Trademark, Patents, Copyrights and Designs


Patents are statutorily designed real life legal instruments aimed at protecting inventions. Inventions, in modern times, are the outcome of well-planned research and development. Patents act as economic incentives to inventors who put in intellectual labor to develop new and useful inventions.

A brief note on Patent Filing, Prosecution, Opposition, Grant and Litigation is as follows:


  1. Product patents in all fields of technology are allowed except for inventions relating to atomic energy and inventions for defense purposes. Accordingly, inventions in areas such as chemicals, food and pharmaceuticals hitherto entitled to process patents have now become eligible for product patent protection. However, salts, esters, ethers, polymorphs, metabolites, pure form, particle size, isomers, mixtures of isomers, complexes, combinations, and other derivatives of a known substance have been excluded from patentability unless they differ significantly in properties with regard to efficacy.
  2. A national phase application under Patent Cooperation Treaty (PCT) can be filed within 31 months of the priority date or filing date whichever is earlier. No extension of time is possible.
  3. An additional official fee is levied in all cases where the pages of specification exceed 30 and the number of claims exceeds 10.
  4. Official fee may be payable through 'electronic means'.
  5. An application shall ordinarily be published within one month from the date of expiry of 18 months from the date of filing of the application or the date of the priority of the application, whichever is earlier or one month from the date of request for early publication.
  6. The timeframe for filing a request for examination of an application filed on or after January 1, 2005 has been changed from 36 to 48 months from the date of the priority of the application or date of filing of the application, whichever is earlier. While the request for examination may be filed any time before such timeframe, the application shall be examined only after publication.
  7. Timeframe for furnishing proof of right has been increased from three months to six months after filing of the application.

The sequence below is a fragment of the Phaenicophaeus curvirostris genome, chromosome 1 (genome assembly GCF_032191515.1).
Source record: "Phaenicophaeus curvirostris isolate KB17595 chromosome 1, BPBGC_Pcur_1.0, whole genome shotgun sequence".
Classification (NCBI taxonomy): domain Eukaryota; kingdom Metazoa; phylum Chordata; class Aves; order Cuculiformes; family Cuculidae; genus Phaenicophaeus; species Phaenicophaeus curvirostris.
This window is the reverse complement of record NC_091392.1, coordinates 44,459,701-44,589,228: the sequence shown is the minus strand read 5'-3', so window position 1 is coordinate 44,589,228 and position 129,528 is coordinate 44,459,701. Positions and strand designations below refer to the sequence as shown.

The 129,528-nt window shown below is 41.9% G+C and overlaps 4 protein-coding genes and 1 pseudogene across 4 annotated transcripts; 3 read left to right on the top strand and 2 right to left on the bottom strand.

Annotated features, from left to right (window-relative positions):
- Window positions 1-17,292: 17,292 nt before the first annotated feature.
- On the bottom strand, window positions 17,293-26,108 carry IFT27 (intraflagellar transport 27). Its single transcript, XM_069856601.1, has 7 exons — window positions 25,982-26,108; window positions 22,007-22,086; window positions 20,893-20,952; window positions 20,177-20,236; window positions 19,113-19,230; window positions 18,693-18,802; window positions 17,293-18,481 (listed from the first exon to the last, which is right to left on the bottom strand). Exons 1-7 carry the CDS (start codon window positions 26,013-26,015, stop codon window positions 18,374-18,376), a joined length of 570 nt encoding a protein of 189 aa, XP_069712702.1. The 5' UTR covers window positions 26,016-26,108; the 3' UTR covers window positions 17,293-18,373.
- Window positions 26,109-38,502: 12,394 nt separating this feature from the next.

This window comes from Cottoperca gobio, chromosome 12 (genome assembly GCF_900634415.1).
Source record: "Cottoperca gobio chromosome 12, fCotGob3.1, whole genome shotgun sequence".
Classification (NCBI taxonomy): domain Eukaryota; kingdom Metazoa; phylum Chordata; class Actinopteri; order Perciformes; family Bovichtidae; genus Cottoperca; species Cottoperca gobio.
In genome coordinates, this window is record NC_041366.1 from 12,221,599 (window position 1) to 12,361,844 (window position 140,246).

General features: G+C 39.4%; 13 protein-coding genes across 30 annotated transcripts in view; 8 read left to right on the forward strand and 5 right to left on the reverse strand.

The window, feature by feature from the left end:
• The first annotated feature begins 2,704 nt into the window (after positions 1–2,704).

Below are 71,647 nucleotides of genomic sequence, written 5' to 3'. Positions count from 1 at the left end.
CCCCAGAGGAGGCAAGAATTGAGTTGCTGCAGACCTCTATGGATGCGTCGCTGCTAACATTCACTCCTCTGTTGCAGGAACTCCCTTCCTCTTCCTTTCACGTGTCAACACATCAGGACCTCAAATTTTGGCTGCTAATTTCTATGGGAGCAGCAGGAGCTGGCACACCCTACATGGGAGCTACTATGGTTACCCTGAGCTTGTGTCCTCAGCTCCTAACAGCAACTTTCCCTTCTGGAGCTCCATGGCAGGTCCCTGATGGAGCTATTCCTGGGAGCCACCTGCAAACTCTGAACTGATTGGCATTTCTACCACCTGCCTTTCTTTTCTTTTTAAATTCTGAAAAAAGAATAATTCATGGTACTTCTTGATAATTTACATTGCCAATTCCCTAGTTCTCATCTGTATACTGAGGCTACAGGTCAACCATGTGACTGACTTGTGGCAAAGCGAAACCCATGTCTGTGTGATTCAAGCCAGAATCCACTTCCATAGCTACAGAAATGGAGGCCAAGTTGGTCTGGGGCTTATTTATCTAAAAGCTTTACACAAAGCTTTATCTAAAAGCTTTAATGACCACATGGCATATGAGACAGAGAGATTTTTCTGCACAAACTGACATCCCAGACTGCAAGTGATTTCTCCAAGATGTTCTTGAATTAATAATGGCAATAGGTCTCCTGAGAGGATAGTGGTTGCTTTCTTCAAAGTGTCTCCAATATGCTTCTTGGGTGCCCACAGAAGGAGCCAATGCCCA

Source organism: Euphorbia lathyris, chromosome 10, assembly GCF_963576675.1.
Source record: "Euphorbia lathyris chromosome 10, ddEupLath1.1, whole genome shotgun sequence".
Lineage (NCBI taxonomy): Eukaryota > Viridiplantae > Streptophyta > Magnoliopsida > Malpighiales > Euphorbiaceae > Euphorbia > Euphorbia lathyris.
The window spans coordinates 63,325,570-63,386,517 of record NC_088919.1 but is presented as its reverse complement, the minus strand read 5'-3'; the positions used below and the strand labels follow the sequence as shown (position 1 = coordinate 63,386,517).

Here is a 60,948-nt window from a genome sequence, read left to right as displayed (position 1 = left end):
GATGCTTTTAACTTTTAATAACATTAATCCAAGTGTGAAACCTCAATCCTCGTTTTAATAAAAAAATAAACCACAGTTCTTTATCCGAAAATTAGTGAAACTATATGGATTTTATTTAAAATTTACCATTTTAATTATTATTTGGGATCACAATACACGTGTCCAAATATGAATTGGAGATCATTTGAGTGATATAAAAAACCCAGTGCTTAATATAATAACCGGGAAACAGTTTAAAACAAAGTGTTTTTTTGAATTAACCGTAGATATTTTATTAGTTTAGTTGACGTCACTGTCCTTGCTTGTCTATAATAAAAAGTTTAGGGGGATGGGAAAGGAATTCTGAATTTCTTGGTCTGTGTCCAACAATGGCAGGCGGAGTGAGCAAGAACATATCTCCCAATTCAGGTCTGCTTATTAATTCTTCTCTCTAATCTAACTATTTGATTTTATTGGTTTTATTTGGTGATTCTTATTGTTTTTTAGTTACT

8. Timeframe for filing details of corresponding foreign applications is six months as opposed to three months from the date of filing of the application.
  9. Timeframe for filing prosecution details such as information relating to objections, if any, in respect of novelty and patentability of the invention or any other particulars on corresponding foreign applications increased to six months as opposed to three months from the date of communication from the Controller.
  10. No Indian resident can make an application outside India for the grant of a Patent for an invention unless an application for a patent for the same invention has been made first in India. Alternatively, a written permission may be sought from the Patent Office by filing a formal request. The Controller of Patents shall dispose of such application ordinarily within 21 days. If the invention is relevant for defense purpose or atomic energy, the Controller shall not grant permission without the prior consent of the Central Government.



  1. The first examination report is issued within six months from the date of the request for examination or six months from the date of publication, whichever is later.
  2. Timeframe for placing an application in order for grant has been increased to 12 months (non-extendable) as opposed to 6 months (extendable by 3 months) from the issuance of the First Examination Report.